A poem this morning from one of our favourite poets, Christina Rossetti. This week we’re reading From Sunset to Star Rise.
Born in London to Italian parents in 1830, Christina Rossetti was the youngest of an extraordinarily gifted family.
She and her three siblings all enjoyed successful writing careers, her eldest brother Dante also following in the footsteps of their father, Gabriele Rossetti, to become a celebrated artist. Their mother, Frances Polidori, was a trained governess and committed herself to developing the intellectual excellence of her children, proving successful not only with Christina’s reverence as one of the greatest poets of the Victorian era and Dante’s success as an artist and poet, but elder daughter Maria also wrote a well respected study of Dante and William, a prolific art and literary critic, was to become the memoirist of the Pre-Raphaelite movement.
Christina is said to have dictated her first story to her mother before she had even learned to write and had penned over fifty poems by the age of 16, which her sister transcribed into a notebook. Throughout her teens Rossetti experimented with different forms of verse, all of which were heavily influenced by her mother’s teachings in religion and folk tales.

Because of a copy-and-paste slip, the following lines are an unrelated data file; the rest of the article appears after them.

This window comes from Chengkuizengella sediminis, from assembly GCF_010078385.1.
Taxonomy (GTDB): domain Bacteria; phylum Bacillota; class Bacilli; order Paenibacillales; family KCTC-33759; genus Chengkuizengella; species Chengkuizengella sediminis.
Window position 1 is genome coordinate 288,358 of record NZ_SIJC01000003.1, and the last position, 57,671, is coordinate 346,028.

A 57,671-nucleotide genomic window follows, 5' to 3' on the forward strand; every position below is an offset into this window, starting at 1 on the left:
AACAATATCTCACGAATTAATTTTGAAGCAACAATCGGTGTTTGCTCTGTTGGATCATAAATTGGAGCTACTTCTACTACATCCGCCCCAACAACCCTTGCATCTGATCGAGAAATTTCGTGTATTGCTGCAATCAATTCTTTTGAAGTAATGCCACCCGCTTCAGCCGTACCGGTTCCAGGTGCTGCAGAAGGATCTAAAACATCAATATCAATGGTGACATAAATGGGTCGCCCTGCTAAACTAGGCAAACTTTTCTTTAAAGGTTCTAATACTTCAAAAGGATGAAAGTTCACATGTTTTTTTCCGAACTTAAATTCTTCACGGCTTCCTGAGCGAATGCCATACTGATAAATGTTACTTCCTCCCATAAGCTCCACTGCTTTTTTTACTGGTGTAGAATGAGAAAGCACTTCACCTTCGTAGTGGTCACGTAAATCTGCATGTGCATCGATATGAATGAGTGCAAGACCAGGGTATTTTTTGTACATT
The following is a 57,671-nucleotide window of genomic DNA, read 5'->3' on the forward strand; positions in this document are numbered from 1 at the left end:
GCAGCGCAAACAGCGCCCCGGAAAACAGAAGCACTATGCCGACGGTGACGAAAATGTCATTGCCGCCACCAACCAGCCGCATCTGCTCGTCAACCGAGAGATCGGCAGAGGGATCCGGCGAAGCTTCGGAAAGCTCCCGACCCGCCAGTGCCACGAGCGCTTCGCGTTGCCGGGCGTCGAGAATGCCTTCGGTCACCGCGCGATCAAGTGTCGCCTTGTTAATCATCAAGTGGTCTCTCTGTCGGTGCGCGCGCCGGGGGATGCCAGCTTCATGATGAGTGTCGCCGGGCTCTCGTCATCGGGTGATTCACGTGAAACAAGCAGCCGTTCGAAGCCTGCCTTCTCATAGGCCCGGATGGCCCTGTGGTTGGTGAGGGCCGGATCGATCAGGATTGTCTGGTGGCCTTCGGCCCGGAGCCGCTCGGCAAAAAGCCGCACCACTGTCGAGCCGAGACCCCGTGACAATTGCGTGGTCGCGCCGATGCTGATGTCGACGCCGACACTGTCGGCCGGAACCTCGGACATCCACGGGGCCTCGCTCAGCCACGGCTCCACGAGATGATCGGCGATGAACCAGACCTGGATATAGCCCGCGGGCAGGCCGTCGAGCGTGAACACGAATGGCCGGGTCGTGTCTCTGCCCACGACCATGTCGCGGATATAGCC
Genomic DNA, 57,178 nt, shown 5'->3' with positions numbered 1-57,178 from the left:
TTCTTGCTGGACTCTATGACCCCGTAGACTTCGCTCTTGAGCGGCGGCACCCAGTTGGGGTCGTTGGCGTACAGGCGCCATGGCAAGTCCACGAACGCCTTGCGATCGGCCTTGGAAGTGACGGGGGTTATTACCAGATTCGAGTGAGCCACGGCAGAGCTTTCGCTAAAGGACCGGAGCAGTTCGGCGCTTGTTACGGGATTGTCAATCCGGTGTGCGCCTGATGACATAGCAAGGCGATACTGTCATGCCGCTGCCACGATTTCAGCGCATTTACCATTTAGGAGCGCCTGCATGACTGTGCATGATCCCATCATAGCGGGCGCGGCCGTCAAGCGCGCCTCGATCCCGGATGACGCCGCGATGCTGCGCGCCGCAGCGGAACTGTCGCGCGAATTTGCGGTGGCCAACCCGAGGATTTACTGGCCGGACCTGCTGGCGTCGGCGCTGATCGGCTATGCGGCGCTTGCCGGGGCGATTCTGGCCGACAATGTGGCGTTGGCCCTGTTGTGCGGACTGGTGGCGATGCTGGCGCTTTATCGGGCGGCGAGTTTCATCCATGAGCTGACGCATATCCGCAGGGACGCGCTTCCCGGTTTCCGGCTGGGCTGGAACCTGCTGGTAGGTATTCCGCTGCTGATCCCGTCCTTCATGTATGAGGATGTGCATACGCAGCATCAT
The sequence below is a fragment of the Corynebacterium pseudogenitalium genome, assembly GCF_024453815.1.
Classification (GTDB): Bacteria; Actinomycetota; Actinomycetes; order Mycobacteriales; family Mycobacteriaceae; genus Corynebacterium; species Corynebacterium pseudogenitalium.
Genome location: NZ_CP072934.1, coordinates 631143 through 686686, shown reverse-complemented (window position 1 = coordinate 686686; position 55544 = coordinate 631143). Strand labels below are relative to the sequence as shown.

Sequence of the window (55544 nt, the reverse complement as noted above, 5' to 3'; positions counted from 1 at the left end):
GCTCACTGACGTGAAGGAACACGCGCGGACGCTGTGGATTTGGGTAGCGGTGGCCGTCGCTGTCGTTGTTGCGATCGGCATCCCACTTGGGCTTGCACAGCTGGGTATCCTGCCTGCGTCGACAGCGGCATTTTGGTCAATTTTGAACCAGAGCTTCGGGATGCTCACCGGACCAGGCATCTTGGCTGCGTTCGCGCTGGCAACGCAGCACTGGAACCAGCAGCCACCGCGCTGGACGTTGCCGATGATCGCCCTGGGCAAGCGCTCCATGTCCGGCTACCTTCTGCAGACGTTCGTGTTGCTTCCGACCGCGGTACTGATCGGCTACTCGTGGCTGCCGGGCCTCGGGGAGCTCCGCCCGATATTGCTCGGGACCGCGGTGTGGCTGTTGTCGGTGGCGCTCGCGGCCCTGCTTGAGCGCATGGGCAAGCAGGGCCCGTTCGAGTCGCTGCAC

From Sunset to Star Rise
Go from me, summer friends, and tarry not:
I am no summer friend, but wintry cold,
A silly sheep benighted from the fold,
A sluggard with a thorn-choked garden plot.
Take counsel, sever from my lot your lot,
Dwell in your pleasant places, hoard your gold;
Lest you with me should shiver on the wold,
Athirst and hungering on a barren spot.
For I have hedged me with a thorny hedge,
I live alone, I look to die alone:
Yet sometimes, when a wind sighs through the sedge,
Ghosts of my buried years, and friends come back,
My heart goes sighing after swallows flown
On sometime summer’s unreturning track.